• Sporting Cooperative Thoughts on Earth Day’s 40th

    As Earth Day winds down, I thought I’d share a quick taste of what I’ll be speaking about at the Food for Thought Brunch at Camino de Paz School and Farm on Saturday. My goal is to honor the students, thank the teachers and parents, and bless the awesome place and its powerful visionaries, Patty Pantano and Greg Nussbaum.


    While preparing my remarks for the Montessori-based middle school’s annual fundraiser (where 95% of the food will come from campus!), I realized that the kind of team work I see at the school is different from the kind one sees on a 7th-grade sports field. Rather than attempting to create teamwork in a competitive setting, the farm/school grows teamwork by means of the notion that cooperation, not competition, is the most basic force of nature. I’m not saying I’m against sports. It’s just that I think working on a farm is far superior for brain development than trying incessantly to beat the opposition at a meaningless game.


  1. Unknown says:

    I truly agree with your comments about the farm vs competitive sports. I grew up on a 33 acre farm in the garden state of NJ. Been here since 1992. I am interested in your speaking schedule, so I will look to see what I can attend this Earth Day weekend.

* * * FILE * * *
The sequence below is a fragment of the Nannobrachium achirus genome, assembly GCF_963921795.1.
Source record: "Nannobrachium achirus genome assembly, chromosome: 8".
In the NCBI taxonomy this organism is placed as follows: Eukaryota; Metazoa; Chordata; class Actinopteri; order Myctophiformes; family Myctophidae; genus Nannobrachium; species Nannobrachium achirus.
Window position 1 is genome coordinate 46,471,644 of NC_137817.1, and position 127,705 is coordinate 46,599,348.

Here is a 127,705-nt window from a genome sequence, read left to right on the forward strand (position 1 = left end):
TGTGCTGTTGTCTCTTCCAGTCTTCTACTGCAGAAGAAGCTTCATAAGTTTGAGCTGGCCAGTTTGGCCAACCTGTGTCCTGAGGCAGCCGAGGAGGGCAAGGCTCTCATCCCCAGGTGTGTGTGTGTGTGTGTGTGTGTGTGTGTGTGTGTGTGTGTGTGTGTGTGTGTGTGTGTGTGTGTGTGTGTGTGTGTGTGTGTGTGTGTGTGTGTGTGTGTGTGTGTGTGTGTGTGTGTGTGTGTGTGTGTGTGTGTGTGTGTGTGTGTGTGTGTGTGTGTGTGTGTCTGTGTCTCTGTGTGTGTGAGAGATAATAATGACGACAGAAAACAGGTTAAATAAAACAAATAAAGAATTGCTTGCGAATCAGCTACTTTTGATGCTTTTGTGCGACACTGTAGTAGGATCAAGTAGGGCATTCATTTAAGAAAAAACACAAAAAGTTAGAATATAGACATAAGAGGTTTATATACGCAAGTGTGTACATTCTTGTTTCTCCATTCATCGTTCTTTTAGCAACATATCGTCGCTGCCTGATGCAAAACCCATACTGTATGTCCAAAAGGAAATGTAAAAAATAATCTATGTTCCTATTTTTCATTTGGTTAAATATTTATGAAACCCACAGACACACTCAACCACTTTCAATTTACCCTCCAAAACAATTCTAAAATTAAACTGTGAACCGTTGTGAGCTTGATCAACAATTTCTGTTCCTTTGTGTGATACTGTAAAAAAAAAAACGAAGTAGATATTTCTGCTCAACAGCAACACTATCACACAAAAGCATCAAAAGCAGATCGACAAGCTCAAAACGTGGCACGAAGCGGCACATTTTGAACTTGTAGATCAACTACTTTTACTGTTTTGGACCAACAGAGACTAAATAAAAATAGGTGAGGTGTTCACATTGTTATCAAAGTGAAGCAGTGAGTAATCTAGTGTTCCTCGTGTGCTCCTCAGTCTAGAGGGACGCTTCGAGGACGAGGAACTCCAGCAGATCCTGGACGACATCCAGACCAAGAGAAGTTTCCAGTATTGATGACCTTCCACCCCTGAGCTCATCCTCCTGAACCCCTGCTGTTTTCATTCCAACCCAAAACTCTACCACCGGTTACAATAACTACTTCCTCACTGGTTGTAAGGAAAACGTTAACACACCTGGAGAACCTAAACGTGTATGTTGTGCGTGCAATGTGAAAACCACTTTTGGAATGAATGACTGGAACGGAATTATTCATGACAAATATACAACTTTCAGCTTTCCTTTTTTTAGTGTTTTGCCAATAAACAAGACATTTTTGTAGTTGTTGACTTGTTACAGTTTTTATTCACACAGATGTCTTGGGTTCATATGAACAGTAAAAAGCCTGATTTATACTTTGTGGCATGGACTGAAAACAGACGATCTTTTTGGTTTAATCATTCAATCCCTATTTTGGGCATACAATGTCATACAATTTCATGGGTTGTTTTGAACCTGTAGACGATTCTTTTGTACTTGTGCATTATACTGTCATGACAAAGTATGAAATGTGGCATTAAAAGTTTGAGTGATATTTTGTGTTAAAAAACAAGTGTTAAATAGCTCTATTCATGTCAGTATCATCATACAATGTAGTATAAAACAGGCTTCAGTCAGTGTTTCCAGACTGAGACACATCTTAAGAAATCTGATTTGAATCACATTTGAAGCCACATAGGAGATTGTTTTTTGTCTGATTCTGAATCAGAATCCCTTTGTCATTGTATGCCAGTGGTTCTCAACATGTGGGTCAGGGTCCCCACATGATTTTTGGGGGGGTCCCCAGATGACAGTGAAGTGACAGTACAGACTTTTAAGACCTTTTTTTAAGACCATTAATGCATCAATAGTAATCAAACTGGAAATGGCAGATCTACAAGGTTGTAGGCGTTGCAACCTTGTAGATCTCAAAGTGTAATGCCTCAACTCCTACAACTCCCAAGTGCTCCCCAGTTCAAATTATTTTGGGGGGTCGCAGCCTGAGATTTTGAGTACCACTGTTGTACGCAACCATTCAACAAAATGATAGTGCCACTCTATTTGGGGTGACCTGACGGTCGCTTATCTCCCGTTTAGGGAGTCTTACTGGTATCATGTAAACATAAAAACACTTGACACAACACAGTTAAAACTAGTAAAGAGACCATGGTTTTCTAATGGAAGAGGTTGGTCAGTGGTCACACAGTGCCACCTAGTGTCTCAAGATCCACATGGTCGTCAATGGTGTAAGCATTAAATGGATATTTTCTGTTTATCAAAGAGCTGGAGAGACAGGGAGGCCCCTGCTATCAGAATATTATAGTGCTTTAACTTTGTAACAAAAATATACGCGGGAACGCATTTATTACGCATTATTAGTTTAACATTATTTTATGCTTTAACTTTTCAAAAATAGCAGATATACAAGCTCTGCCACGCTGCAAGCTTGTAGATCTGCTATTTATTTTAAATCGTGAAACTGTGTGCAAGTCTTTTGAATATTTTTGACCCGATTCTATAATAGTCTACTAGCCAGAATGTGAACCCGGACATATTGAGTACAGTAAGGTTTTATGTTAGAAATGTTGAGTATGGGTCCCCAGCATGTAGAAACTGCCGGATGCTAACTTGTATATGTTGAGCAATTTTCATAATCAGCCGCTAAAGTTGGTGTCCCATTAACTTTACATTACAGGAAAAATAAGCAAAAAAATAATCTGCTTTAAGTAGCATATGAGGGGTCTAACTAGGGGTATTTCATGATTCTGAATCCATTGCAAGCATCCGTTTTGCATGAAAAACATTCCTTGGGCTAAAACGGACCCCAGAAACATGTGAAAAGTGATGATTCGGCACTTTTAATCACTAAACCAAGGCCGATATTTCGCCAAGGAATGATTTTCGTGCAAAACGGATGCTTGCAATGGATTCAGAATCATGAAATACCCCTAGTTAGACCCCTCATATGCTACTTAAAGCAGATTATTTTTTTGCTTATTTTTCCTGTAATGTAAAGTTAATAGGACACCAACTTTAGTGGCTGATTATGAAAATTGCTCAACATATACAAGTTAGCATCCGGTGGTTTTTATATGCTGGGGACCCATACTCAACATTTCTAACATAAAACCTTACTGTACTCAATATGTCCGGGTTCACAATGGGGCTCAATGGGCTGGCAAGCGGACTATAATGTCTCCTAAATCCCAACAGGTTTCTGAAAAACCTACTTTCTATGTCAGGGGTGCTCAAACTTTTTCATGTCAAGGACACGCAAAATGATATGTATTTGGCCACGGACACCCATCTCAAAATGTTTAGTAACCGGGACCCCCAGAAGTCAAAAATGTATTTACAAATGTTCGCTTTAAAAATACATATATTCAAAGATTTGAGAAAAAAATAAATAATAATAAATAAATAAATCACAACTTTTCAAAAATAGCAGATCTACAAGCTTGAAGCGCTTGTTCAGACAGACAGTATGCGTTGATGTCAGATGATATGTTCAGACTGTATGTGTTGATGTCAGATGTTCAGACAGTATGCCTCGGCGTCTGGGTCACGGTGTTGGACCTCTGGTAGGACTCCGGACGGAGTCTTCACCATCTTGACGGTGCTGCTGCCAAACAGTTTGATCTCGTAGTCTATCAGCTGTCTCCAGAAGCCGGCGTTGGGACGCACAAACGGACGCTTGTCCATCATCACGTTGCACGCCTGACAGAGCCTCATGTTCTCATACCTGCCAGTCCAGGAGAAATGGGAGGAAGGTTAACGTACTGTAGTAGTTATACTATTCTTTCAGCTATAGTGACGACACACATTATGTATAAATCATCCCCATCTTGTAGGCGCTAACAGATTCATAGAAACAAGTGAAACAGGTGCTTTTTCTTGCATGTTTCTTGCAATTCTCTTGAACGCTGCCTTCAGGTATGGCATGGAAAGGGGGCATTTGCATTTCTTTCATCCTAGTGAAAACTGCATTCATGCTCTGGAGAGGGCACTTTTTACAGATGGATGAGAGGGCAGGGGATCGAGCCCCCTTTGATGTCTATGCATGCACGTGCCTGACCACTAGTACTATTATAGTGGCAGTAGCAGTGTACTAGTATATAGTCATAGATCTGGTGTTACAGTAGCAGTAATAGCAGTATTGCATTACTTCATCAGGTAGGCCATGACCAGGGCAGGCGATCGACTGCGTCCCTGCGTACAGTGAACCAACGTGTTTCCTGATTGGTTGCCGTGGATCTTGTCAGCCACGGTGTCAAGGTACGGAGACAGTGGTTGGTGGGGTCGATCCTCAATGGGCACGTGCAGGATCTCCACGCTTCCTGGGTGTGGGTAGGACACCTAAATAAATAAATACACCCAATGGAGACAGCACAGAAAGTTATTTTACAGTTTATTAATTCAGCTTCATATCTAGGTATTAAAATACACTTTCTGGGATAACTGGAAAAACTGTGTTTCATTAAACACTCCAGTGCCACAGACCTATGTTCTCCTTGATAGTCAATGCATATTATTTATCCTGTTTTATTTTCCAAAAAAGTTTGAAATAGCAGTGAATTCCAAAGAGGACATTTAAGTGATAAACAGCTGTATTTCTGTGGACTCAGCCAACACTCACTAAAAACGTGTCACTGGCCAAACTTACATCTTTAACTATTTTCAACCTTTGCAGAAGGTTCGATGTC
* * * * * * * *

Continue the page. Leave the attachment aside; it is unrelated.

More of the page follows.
1. Thanks, Holly! Please feel free to introduce yourself if you make any of the events!

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The final frontier.

These are the musings of an engaging enterprise.
Its thirty-year mission:

To create a greener planet.

To seek a better life in our lumbering civilization, and

to slowly go where we are all are headed anyway.


Is an unproven system for generating wide-spread sustainability.

it asks for 10 minutes a day for a year. At the end of the year, it asks for 10 more.

So in the second year, you spend just 20 minutes a day, in the third year, 30 minutes.

If you keep up this pattern, 27 years later you spend over 4 hours per day being extremely green.

Share Here!
Describe your attempts At a sustainable life.